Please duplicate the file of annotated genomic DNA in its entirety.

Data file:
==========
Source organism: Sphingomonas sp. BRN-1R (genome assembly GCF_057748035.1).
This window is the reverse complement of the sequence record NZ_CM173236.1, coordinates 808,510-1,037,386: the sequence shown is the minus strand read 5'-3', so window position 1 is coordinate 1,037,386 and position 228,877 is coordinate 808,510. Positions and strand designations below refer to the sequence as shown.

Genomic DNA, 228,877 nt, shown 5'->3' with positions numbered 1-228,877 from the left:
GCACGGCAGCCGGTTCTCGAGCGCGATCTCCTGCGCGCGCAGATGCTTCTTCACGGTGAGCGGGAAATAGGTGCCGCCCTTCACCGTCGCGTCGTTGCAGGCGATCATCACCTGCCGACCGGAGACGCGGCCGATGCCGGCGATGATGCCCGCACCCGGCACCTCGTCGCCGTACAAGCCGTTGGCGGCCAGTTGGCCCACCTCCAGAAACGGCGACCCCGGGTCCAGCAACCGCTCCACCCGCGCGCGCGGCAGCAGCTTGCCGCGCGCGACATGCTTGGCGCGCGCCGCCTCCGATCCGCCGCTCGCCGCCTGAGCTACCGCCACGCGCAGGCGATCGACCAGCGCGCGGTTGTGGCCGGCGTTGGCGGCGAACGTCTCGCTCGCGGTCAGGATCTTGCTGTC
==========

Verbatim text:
Source organism: Sphingomonas sp. BRN-1R (genome assembly GCF_057748035.1).
This window is the reverse complement of the sequence record NZ_CM173236.1, coordinates 808,510-1,037,386: the sequence shown is the minus strand read 5'-3', so window position 1 is coordinate 1,037,386 and position 228,877 is coordinate 808,510. Positions and strand designations below refer to the sequence as shown.

Genomic DNA, 228,877 nt, shown 5'->3' with positions numbered 1-228,877 from the left:
GCACGGCAGCCGGTTCTCGAGCGCGATCTCCTGCGCGCGCAGATGCTTCTTCACGGTGAGCGGGAAATAGGTGCCGCCCTTCACCGTCGCGTCGTTGCAGGCGATCATCACCTGCCGACCGGAGACGCGGCCGATGCCGGCGATGATGCCCGCACCCGGCACCTCGTCGCCGTACAAGCCGTTGGCGGCCAGTTGGCCCACCTCCAGAAACGGCGACCCCGGGTCCAGCAACCGCTCCACCCGCGCGCGCGGCAGCAGCTTGCCGCGCGCGACATGCTTGGCGCGCGCCGCCTCCGATCCGCCGCTCGCCGCCTGAGCTACCGCCACGCGCAGGCGATCGACCAGCGCGCGGTTGTGGCCGGCGTTGGCGGCGAACGTCTCGCTCGCGGTCAGGATCTTGCTGTC